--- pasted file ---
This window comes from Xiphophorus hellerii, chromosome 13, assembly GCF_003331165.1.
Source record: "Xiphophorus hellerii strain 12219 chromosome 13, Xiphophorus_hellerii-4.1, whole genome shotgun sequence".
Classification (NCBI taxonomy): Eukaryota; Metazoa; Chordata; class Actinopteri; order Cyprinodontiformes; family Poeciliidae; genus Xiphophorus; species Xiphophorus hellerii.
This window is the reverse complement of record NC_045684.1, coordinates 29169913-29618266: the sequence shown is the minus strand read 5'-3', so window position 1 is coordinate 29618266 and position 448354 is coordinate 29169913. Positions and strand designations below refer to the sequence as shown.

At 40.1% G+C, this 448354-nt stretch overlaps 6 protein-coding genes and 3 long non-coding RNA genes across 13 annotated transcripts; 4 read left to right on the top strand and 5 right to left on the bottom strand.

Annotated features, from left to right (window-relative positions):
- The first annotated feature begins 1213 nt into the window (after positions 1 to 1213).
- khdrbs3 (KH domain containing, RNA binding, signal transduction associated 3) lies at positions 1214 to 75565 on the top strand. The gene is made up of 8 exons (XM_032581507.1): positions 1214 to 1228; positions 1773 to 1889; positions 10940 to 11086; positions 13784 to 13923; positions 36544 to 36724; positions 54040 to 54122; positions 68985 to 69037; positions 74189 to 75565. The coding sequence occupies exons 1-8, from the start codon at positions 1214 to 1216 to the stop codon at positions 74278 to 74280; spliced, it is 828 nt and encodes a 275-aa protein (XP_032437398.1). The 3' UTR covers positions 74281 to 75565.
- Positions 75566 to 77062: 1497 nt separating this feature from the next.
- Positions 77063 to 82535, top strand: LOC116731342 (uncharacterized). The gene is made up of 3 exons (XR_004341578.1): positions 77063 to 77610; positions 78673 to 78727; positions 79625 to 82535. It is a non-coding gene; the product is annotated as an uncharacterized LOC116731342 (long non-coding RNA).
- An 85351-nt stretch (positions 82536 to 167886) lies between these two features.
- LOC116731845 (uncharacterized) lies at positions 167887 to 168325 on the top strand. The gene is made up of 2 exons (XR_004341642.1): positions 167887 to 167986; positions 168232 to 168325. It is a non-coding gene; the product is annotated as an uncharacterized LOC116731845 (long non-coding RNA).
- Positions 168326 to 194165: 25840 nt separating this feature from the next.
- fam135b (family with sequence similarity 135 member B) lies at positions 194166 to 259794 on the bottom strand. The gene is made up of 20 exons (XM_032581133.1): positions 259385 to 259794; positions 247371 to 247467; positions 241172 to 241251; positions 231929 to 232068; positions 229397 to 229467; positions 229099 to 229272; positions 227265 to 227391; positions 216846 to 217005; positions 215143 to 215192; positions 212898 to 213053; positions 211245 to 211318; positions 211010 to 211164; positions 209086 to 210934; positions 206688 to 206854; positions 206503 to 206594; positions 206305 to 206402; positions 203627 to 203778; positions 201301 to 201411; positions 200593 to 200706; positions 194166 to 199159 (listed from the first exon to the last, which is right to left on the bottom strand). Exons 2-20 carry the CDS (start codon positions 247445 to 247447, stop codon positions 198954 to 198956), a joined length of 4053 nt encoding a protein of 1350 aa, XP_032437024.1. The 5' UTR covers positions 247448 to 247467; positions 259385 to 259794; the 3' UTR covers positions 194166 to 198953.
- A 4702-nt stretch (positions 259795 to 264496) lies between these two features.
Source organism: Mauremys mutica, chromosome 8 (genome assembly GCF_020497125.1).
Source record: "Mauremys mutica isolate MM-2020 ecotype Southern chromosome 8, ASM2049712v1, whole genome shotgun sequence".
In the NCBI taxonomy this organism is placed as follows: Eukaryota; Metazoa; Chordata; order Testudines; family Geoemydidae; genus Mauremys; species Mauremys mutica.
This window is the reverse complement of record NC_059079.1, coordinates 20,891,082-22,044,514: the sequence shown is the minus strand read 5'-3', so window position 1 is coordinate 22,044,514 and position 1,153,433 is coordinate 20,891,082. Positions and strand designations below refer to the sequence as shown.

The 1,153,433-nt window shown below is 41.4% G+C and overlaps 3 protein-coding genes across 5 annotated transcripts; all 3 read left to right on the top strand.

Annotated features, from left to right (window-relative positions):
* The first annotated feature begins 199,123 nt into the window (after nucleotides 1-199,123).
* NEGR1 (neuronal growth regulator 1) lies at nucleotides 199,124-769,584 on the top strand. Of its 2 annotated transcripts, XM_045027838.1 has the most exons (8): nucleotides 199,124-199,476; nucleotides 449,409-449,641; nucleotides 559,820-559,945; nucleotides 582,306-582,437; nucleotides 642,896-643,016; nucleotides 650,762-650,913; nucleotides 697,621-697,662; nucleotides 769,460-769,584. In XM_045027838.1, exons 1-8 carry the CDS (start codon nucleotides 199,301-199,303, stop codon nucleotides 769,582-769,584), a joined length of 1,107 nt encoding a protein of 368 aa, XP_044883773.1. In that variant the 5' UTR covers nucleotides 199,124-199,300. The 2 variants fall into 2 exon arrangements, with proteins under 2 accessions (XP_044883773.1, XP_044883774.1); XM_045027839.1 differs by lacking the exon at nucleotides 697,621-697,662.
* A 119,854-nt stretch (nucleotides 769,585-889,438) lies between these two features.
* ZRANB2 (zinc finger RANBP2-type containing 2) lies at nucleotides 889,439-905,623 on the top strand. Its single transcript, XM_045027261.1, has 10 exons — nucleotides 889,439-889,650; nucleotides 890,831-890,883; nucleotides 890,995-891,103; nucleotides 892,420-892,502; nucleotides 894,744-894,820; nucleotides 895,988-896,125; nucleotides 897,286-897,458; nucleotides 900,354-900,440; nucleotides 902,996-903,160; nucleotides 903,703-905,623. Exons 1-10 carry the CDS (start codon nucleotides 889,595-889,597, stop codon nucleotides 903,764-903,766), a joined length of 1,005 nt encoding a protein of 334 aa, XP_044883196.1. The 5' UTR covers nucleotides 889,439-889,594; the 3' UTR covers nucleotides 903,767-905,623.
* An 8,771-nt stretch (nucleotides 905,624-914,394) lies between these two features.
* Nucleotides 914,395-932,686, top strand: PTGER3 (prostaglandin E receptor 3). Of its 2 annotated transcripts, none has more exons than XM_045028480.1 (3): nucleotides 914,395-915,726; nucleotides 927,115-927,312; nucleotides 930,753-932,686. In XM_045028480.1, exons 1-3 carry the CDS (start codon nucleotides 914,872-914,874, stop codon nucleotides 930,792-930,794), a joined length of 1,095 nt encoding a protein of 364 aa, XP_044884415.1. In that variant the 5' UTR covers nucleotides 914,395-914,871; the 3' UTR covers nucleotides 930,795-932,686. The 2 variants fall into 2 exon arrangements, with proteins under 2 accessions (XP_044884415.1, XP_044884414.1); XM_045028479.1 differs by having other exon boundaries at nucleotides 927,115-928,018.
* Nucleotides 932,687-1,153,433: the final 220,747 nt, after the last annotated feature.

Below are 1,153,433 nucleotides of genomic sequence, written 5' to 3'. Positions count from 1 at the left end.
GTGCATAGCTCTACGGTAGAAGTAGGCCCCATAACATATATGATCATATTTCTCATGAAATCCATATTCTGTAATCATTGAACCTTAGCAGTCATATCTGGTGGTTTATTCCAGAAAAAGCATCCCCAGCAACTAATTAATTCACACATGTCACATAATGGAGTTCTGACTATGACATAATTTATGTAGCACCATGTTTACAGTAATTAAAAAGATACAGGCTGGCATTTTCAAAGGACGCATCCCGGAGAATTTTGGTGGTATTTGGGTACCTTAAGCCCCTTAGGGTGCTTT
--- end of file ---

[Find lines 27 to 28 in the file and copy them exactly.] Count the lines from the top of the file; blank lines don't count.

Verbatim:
* Nucleotides 914,395-932,686, top strand: PTGER3 (prostaglandin E receptor 3). Of its 2 annotated transcripts, none has more exons than XM_045028480.1 (3): nucleotides 914,395-915,726; nucleotides 927,115-927,312; nucleotides 930,753-932,686. In XM_045028480.1, exons 1-3 carry the CDS (start codon nucleotides 914,872-914,874, stop codon nucleotides 930,792-930,794), a joined length of 1,095 nt encoding a protein of 364 aa, XP_044884415.1. In that variant the 5' UTR covers nucleotides 914,395-914,871; the 3' UTR covers nucleotides 930,795-932,686. The 2 variants fall into 2 exon arrangements, with proteins under 2 accessions (XP_044884415.1, XP_044884414.1); XM_045028479.1 differs by having other exon boundaries at nucleotides 927,115-928,018.
* Nucleotides 932,687-1,153,433: the final 220,747 nt, after the last annotated feature.